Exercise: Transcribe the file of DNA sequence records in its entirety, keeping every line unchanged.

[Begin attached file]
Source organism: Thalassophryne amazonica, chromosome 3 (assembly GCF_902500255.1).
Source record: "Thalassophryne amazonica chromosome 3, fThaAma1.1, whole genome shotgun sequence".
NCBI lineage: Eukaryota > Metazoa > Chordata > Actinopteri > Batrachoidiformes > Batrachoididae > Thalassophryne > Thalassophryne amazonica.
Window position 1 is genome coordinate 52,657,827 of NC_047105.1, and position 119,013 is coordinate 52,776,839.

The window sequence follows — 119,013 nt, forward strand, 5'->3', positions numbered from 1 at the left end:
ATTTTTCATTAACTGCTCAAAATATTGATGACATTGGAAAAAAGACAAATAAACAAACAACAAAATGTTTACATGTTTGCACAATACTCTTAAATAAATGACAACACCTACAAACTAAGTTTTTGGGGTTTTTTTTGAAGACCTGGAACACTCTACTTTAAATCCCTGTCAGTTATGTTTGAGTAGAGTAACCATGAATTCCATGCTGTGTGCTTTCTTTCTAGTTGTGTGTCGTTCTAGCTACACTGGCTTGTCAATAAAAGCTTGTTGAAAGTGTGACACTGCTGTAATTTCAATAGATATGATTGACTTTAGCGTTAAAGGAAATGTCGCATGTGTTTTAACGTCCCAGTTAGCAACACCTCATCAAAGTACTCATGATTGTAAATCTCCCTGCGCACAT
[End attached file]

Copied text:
Source organism: Thalassophryne amazonica, chromosome 3 (assembly GCF_902500255.1).
Source record: "Thalassophryne amazonica chromosome 3, fThaAma1.1, whole genome shotgun sequence".
NCBI lineage: Eukaryota > Metazoa > Chordata > Actinopteri > Batrachoidiformes > Batrachoididae > Thalassophryne > Thalassophryne amazonica.
Window position 1 is genome coordinate 52,657,827 of NC_047105.1, and position 119,013 is coordinate 52,776,839.

The window sequence follows — 119,013 nt, forward strand, 5'->3', positions numbered from 1 at the left end:
ATTTTTCATTAACTGCTCAAAATATTGATGACATTGGAAAAAAGACAAATAAACAAACAACAAAATGTTTACATGTTTGCACAATACTCTTAAATAAATGACAACACCTACAAACTAAGTTTTTGGGGTTTTTTTTGAAGACCTGGAACACTCTACTTTAAATCCCTGTCAGTTATGTTTGAGTAGAGTAACCATGAATTCCATGCTGTGTGCTTTCTTTCTAGTTGTGTGTCGTTCTAGCTACACTGGCTTGTCAATAAAAGCTTGTTGAAAGTGTGACACTGCTGTAATTTCAATAGATATGATTGACTTTAGCGTTAAAGGAAATGTCGCATGTGTTTTAACGTCCCAGTTAGCAACACCTCATCAAAGTACTCATGATTGTAAATCTCCCTGCGCACAT